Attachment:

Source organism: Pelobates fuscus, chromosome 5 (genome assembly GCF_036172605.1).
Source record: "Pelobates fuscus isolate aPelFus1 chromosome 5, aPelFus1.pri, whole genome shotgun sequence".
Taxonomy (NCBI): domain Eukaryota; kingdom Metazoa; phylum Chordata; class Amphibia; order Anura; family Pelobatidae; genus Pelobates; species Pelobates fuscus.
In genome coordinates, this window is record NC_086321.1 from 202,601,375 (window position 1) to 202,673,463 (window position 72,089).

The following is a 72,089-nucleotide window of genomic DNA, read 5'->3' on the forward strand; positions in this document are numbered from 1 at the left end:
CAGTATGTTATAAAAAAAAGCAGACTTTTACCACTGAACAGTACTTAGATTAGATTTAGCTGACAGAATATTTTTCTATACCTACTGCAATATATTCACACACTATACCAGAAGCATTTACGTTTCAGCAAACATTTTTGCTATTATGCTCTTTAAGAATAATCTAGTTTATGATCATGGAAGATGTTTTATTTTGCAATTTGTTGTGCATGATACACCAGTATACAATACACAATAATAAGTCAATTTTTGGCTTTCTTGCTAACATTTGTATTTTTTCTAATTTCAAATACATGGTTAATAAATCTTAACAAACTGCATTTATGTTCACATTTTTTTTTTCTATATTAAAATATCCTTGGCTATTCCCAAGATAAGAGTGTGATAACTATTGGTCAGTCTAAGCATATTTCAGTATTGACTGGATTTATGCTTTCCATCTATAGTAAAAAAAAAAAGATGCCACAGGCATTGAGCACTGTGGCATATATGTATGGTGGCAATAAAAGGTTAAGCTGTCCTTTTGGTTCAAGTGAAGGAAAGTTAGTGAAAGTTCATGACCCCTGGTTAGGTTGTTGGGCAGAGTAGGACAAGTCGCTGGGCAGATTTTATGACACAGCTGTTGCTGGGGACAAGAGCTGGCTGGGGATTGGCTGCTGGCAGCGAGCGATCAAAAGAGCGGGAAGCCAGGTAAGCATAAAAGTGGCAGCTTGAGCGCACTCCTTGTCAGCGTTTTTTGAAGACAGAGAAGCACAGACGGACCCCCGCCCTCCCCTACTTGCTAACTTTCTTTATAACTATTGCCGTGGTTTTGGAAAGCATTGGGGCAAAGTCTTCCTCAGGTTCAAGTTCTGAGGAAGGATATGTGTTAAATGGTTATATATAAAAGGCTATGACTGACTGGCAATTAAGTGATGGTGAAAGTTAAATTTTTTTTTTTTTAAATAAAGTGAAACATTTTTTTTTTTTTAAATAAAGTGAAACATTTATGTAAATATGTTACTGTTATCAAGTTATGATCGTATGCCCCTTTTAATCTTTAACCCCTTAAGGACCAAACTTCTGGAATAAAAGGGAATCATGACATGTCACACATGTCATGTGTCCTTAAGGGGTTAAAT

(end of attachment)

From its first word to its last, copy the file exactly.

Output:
Source organism: Pelobates fuscus, chromosome 5 (genome assembly GCF_036172605.1).
Source record: "Pelobates fuscus isolate aPelFus1 chromosome 5, aPelFus1.pri, whole genome shotgun sequence".
Taxonomy (NCBI): domain Eukaryota; kingdom Metazoa; phylum Chordata; class Amphibia; order Anura; family Pelobatidae; genus Pelobates; species Pelobates fuscus.
In genome coordinates, this window is record NC_086321.1 from 202,601,375 (window position 1) to 202,673,463 (window position 72,089).

The following is a 72,089-nucleotide window of genomic DNA, read 5'->3' on the forward strand; positions in this document are numbered from 1 at the left end:
CAGTATGTTATAAAAAAAAGCAGACTTTTACCACTGAACAGTACTTAGATTAGATTTAGCTGACAGAATATTTTTCTATACCTACTGCAATATATTCACACACTATACCAGAAGCATTTACGTTTCAGCAAACATTTTTGCTATTATGCTCTTTAAGAATAATCTAGTTTATGATCATGGAAGATGTTTTATTTTGCAATTTGTTGTGCATGATACACCAGTATACAATACACAATAATAAGTCAATTTTTGGCTTTCTTGCTAACATTTGTATTTTTTCTAATTTCAAATACATGGTTAATAAATCTTAACAAACTGCATTTATGTTCACATTTTTTTTTTCTATATTAAAATATCCTTGGCTATTCCCAAGATAAGAGTGTGATAACTATTGGTCAGTCTAAGCATATTTCAGTATTGACTGGATTTATGCTTTCCATCTATAGTAAAAAAAAAAAGATGCCACAGGCATTGAGCACTGTGGCATATATGTATGGTGGCAATAAAAGGTTAAGCTGTCCTTTTGGTTCAAGTGAAGGAAAGTTAGTGAAAGTTCATGACCCCTGGTTAGGTTGTTGGGCAGAGTAGGACAAGTCGCTGGGCAGATTTTATGACACAGCTGTTGCTGGGGACAAGAGCTGGCTGGGGATTGGCTGCTGGCAGCGAGCGATCAAAAGAGCGGGAAGCCAGGTAAGCATAAAAGTGGCAGCTTGAGCGCACTCCTTGTCAGCGTTTTTTGAAGACAGAGAAGCACAGACGGACCCCCGCCCTCCCCTACTTGCTAACTTTCTTTATAACTATTGCCGTGGTTTTGGAAAGCATTGGGGCAAAGTCTTCCTCAGGTTCAAGTTCTGAGGAAGGATATGTGTTAAATGGTTATATATAAAAGGCTATGACTGACTGGCAATTAAGTGATGGTGAAAGTTAAATTTTTTTTTTTTTAAATAAAGTGAAACATTTTTTTTTTTTTAAATAAAGTGAAACATTTATGTAAATATGTTACTGTTATCAAGTTATGATCGTATGCCCCTTTTAATCTTTAACCCCTTAAGGACCAAACTTCTGGAATAAAAGGGAATCATGACATGTCACACATGTCATGTGTCCTTAAGGGGTTAAAT